By Danielle Huebner
Ever wondered where the nighttime noises of crickets and cicadas were coming from, what mysteries lie in the stars and stories in the sky or what animals we share Grinnell with? The Nightfall on the Prairie event this weekend is offering the Grinnell community a chance to find out.
At 8 p.m. today, Friday, September 6, the Center for Prairie Studies (CPS), Conard Environmental Research Area (CERA) and Saving Our Avian Resources (SOAR) are coming together to open the doors for the Grinnell community to witness first-hand the wonders of night on the Iowa prairie. As the sun sets, the prairie at CERA will light up with a number of exciting activities during the onset of the new moon.
“We are trying to get people engaged with the landscape around us,” said Elizabeth Hill, CPS Outreach Coordinator and CERA Manager. “One part of the [reason] Prairie Studies and CERA are working together is to have opportunities for both the public and Grinnell community to explore CERA and learn more about the animals and the environment around them.”
There’s something for everyone on the prairie, from literature and stars to insects and owls. Attendees can expect to experience a number of rare opportunities, including the release of several rehabilitated Eastern Screech owls by raptor rehabilitator Kay Neumann, an ultraviolet light show hosted by Hill for nighttime insect investigation and an astronomy session with Professor Bob Cadmus, Physics.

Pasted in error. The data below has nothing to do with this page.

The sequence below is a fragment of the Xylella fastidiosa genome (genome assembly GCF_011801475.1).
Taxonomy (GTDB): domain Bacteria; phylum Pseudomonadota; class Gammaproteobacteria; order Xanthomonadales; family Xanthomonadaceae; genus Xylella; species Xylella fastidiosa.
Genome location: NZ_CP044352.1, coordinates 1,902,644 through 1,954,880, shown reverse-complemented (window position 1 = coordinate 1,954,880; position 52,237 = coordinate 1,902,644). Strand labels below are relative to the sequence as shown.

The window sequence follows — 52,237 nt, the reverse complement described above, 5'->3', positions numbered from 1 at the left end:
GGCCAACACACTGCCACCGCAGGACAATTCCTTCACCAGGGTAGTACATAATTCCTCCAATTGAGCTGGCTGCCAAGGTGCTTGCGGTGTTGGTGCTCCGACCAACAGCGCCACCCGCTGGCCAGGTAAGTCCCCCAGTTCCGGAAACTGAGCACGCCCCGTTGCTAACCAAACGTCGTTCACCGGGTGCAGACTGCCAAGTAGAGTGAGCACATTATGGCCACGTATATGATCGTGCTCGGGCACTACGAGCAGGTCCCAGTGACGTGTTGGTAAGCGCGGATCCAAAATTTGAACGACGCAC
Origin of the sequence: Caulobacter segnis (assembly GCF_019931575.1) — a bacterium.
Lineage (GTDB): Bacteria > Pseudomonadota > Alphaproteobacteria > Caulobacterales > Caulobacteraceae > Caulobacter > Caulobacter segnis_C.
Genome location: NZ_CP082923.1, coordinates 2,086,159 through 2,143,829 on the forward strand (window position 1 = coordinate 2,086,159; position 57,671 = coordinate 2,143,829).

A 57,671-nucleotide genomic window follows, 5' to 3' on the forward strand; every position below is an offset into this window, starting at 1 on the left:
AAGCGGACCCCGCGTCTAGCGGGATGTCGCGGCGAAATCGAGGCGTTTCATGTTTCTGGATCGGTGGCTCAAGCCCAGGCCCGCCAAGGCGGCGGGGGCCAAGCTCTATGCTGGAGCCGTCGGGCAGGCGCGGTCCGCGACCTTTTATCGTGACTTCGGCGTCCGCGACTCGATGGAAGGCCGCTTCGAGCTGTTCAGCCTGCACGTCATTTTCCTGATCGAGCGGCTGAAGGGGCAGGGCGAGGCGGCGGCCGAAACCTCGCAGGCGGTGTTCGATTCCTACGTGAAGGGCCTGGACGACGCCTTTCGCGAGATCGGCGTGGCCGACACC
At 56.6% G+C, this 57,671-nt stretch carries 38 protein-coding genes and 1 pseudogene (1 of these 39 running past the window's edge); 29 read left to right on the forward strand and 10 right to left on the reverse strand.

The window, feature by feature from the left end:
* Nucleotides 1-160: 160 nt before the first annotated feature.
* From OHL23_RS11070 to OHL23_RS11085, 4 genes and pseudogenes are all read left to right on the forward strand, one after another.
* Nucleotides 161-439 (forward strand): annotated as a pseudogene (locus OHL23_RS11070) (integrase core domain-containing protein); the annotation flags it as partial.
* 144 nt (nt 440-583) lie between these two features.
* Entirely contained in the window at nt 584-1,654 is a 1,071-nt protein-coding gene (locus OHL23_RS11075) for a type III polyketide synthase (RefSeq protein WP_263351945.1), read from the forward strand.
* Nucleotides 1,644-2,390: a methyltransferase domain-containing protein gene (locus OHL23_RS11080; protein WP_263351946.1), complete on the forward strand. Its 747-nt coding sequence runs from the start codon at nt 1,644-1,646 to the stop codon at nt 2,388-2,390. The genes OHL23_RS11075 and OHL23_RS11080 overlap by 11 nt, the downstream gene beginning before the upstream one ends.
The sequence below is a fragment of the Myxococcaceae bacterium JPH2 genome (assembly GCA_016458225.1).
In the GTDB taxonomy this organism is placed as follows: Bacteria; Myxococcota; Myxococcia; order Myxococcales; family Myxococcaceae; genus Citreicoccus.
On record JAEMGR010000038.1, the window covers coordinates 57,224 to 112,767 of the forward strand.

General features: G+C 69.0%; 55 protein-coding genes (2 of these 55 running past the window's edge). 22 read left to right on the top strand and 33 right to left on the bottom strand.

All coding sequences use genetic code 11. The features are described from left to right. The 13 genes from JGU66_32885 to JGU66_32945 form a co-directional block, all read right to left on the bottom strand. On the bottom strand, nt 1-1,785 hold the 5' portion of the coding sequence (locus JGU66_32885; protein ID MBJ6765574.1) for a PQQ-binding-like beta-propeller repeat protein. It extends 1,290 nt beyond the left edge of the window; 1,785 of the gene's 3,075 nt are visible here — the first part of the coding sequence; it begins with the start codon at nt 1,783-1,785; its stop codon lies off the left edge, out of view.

“This is an opportunity to see organisms that are hanging out at night that we don’t typically see,” Hill said. “[It] is just another step on the path on getting to know about where you live.”
Jonathan Andelson, Anthropology, CPS director and an organizer of the event, will even be performing several poetry readings, including poems by Walt Whitman and Mary Swander. As for other relaxing festivities, there will be a short, lit hike through the prairie. For those who have never found the time to truly experience nighttime outdoors, Nightfall on the Prairie hopes to be both exciting and enlightening.
“This event is about place,” Andelson said. “There are some who have never set foot off campus and into the environment in the entire four years they’ve been students at Grinnell.”
For interested students and staff, buses will be available both to and from the event. These buses will be departing from the JRC at 7:30 p.m. and return by 10:30 p.m. For those driving, take I-80 west to Exit 173, turn right onto HWY 224, and turn on the first gravel road which is S. 12th Avenue E. Follow East for about 1.5 miles.
There is simply no better time to go sightseeing on the prairie, and enthusiasts are encouraged to bring any form of portable lights, lamps and flashlights, as well as perhaps a few pairs of binoculars.
“I think the most important reason students should attend the Nightfall on the Prairie is because finding beauty in different places is sort of the key to unlocking Iowa’s mysteries. You have to look a little bit harder, listen a little bit harder,” Hill said.